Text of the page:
FALLUJAH, Iraq --
What seems like a simple civil right to Americans and often taken for granted, the freedom of speech is a new concept for the people of Iraq.
The Iraqis have lived under dictatorship and tyranny for decades, unable to voice their opinions or disapprovals towards the government unless they were asking for prison time or a death sentence. Now that the Saddam regime is out of the picture, it’s a much different Iraq. The citizens of Fallujah have taken advantage of their new found right and are speaking out over the airwaves on Fallujah Public Radio where their questions are answered live by city government officials on a weekly call-in show.
“It’s a drastic change,” said Fallujah Mayor Saad Owad. “When Saddam was in power, there was killing and destruction. People were scared; afraid to say anything. Now, you see everyone voicing their questions and concerns, and they’re getting a straight answer from (the government). It’s freedom. It’s a big change.”
During Saddam’s era, Iraq had only one media that was controlled by the government. Iraqis watched and listened to only what the regime allowed. But with the fall of Saddam and today’s continuing efforts by Coalition and Iraqi Security Forces to push out al Qaeda in Iraq, radio stations like Fallujah Public Radio can freely broadcast; delivering news, music, call-in shows, children programming, and even a show dealing with women’s issues.
“We’ve exceeded every expectation,” said Ali Hadi Al-Fhdawi, director of Fallujah Public Radio. “We never expected such a great response from the people of Fallujah; to be excited and grateful to have such a program and radio station. It’s a great thing.”
Some of the citizens’ concerns that were mentioned during the show were politics, fuel shortages, education, jobs and corruption; concerns that aren’t too dissimilar to the average American’s.
Owad responded to listeners, letting them know that political offices will soon open where they can freely engage the government and participate in the next elections. He continued on, assuring citizens that 20 more fuel trucks are on their way to give some relief in the shortage. And those concerned about jobs can seek employment opportunities through the Central Government.
Other concerns related to the aftermath of war. Listeners asked the mayor if the police officers whose homes were destroyed at the cost of serving their country will receive any money from the government to rebuild. Owad answered with, “Yes, they will get money from the Industrial Ministry. I recently talked to the Deputy Minister about increasing the amount from 20 to 30 million dinars to 50 to 60 million dinars.”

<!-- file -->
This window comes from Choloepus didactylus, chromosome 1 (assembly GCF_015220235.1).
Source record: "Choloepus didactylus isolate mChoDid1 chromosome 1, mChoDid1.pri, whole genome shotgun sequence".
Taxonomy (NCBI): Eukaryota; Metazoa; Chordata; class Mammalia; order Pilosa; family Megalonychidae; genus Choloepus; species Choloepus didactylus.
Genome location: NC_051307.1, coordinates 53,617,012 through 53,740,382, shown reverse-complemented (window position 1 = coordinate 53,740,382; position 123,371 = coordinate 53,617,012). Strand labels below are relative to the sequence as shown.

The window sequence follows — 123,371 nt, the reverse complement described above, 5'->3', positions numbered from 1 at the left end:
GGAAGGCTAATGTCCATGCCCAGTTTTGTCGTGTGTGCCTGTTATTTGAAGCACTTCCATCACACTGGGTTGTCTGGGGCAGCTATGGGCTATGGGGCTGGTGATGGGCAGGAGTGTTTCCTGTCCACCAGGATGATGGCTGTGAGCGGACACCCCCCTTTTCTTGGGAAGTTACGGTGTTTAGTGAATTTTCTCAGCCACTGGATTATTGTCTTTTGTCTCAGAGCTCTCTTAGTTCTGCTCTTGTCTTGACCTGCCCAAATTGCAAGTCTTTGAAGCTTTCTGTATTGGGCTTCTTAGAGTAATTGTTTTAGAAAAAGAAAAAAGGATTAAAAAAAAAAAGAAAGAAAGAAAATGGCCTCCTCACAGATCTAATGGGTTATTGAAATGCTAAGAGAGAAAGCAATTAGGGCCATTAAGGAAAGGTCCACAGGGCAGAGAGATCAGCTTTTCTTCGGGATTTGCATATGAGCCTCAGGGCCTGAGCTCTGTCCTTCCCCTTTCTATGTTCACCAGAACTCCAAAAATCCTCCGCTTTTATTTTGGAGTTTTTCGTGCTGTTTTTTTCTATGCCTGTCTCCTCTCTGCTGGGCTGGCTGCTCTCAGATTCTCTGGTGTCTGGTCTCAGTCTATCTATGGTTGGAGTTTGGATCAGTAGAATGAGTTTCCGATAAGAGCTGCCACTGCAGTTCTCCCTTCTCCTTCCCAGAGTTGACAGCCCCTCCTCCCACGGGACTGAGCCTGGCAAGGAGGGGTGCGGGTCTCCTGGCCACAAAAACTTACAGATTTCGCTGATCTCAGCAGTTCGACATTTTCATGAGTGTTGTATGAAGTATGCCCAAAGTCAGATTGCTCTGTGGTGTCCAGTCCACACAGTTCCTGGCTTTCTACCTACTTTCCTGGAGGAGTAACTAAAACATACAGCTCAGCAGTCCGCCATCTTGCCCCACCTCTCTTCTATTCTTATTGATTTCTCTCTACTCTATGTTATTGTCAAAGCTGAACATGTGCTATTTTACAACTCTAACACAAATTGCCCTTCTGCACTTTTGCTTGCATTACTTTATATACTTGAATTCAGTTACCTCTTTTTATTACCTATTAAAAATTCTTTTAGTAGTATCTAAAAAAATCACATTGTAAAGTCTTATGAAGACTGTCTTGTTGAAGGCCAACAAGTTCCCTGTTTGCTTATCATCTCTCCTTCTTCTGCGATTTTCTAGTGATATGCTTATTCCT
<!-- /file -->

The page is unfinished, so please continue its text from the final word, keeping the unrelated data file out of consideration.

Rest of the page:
Another subject associated with war was the security of the industrial district. A caller asked, “The industrial area has been through many attacks throughout the war, is there any money allotted to them? And what are your plans?”
Owad replied, “There are plans to build a wall around the area and we will make two gate entrances and exits. There are many business owners requesting money in order to rebuild their shops, but they’re still waiting for the Ministry of Finance to approve that money.”
The last conversation was about the government and corruption. Owad said he encourages any citizen, who has evidence of corruption, to bring it to him and he’ll be more than happy to help, and they will be protected if they come forward.
Owad continued, saying, “If I want to compare the government foundations before the war and now, it is much better and he will continue with the people to fight the corruption.”
It’s no secret the city of Fallujah has a ways to go to rebuild from the intense fighting that ravaged its streets a few years ago. No one can expect a fully-functional city to rise over night, but Fallujah has made tremendous strides even with the lingering presence of war.
Fallujah residents want nothing more than normalcy and freedom, which has shown through their pride for the city and freely speaking out, letting the government know what is best for them and their future.
The Fallujah Public Radio is just another avenue to allow the people’s voices to be heard, something that would not have been made possible if it weren’t for the brave men and women of the Coalition and Iraqi Security Forces.